I'm a young care giver for my 54 year old mother who suffered a ruptured brain aneurysm 11 years ago.
Up until April of 2019, my father cared for her. He passed away and since then I have moved my mother into my house.
My mom had recovered fairly well given the circumstances, grade 5 rupture. She is verbal, can walk, comprehend things etc. Her social skills and motor skills are a little off because her aneurysm happened in the pre-frontal cortex. She has not worked or driven since the aneurysm, but when she was living with my dad she was cooking, doing laundry etc. I did not live with them. I thought she was doing fine since my dad never said anything.
Since she moved in with me I've noticed that she can not do the things my father was allowing her to do. .like cooking properly, washing clothes, etc. She seems to understand what I'm saying but does not learn when I try to correct . . . it's been 2 months of trying to retrain her just to do very basic things. The first day here, she flooded my basement during a shower. I noticed she was not cooking things thoroughly, not washing her hands, not storing food properly (she is no longer cooking ) . . putting completely dirty dishes away, sometimes soaking wet. it has all been very surprising and a little embarrassing as well because I have roommates. I figured she is just adjusting to new routine, + going through grief from losing her husband in 2019 ( she cries everyday ) & maybe it has added to her confusion.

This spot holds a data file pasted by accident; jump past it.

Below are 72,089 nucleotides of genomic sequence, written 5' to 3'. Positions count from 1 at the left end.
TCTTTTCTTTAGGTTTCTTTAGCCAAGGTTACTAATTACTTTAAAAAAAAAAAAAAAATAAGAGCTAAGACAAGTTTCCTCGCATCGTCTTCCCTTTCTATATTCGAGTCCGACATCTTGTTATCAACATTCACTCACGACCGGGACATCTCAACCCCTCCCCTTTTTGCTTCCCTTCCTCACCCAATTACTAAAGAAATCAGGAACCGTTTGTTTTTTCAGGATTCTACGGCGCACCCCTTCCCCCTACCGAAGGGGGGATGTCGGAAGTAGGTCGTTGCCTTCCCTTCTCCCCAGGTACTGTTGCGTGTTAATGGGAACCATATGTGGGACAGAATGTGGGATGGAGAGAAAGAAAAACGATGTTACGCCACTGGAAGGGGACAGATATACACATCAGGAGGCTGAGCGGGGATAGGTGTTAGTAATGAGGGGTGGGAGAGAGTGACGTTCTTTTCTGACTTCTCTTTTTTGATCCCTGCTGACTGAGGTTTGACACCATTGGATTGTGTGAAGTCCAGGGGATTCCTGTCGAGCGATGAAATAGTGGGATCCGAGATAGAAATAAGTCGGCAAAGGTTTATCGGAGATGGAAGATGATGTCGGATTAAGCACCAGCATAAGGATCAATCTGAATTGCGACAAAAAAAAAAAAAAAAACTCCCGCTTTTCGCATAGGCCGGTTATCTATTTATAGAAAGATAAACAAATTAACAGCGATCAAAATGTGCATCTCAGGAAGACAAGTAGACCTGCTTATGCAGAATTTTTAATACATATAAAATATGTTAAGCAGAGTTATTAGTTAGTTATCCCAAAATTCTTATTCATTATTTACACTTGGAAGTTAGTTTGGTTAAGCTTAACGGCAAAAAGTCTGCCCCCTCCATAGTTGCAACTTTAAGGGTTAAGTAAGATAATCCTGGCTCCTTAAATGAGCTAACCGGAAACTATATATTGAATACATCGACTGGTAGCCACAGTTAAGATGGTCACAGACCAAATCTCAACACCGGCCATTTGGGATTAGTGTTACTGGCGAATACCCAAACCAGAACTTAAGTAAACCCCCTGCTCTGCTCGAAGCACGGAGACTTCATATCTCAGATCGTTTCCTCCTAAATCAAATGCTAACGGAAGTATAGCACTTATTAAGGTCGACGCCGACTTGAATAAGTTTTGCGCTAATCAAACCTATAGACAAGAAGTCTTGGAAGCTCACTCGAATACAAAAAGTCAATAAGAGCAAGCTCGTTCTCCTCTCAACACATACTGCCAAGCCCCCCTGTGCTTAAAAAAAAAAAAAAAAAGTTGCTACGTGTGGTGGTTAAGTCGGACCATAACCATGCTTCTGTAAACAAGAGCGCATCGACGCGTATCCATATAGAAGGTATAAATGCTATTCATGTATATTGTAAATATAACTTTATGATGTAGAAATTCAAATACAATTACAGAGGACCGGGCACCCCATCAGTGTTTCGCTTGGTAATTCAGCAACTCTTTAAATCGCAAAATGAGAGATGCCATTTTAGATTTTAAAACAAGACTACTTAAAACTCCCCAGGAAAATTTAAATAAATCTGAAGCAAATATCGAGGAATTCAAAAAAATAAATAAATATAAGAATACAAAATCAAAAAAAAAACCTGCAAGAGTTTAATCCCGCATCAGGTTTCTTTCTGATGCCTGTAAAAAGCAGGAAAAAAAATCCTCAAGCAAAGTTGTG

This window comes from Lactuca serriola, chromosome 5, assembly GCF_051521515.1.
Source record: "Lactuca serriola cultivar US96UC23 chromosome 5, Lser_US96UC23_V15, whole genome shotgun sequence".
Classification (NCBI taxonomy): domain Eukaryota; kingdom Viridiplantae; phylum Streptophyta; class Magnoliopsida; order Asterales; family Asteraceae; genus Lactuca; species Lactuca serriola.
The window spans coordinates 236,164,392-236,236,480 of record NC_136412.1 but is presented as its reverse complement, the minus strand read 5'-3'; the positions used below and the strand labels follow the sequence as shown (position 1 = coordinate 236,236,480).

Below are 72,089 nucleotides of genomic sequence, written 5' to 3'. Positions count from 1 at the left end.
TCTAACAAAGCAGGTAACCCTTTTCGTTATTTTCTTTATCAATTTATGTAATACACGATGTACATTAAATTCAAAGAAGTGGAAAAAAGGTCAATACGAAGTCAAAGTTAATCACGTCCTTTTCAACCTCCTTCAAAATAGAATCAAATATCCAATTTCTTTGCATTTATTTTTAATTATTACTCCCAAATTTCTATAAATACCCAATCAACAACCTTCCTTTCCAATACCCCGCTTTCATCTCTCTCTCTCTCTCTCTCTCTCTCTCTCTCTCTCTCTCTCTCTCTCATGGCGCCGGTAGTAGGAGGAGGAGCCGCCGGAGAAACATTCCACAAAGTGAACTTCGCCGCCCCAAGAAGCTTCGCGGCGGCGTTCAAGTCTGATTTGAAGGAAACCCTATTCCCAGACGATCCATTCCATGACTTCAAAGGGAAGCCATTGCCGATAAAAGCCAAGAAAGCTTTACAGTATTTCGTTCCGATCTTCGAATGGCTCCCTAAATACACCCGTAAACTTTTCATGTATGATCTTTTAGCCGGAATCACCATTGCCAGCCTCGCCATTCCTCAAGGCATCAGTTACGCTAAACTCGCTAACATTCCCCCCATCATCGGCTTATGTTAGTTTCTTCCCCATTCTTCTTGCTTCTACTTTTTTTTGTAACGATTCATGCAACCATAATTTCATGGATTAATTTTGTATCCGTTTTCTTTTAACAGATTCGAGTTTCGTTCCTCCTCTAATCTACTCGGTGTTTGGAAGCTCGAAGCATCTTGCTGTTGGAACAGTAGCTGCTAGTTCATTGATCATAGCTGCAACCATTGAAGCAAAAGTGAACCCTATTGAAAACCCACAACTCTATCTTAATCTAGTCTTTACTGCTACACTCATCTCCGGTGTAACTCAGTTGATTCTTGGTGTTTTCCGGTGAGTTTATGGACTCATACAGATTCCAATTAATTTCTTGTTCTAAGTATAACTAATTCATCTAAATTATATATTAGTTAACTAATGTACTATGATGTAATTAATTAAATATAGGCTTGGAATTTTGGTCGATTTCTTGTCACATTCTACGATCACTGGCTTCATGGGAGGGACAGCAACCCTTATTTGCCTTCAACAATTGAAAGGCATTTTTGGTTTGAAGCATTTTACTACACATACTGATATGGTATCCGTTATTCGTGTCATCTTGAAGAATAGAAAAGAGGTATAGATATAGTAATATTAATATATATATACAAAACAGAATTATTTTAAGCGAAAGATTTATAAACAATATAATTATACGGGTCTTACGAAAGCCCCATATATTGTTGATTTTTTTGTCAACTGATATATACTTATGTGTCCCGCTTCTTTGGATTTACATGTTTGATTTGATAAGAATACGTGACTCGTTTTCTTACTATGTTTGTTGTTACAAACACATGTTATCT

But now, she is exhibiting concerning behavior that I know has associations with early dimentia - rummaging through my things when I'm not home, getting days and nights confused, and this morning I stepped in a pile of human feces in the middle of the bathroom floor?! it's heartbreaking to type this. Her mother had dimentia for 10+ years, so I am very very concerned this is the early onset of it. I DO have a scheduled doctors appointment. But wanted to get some of my own insight from as many sources as I can. If you have a personal experience you could share or compare with regarding TBI or early dimentia, please do. I want to be prepared as I know it can progress fast and things can happen.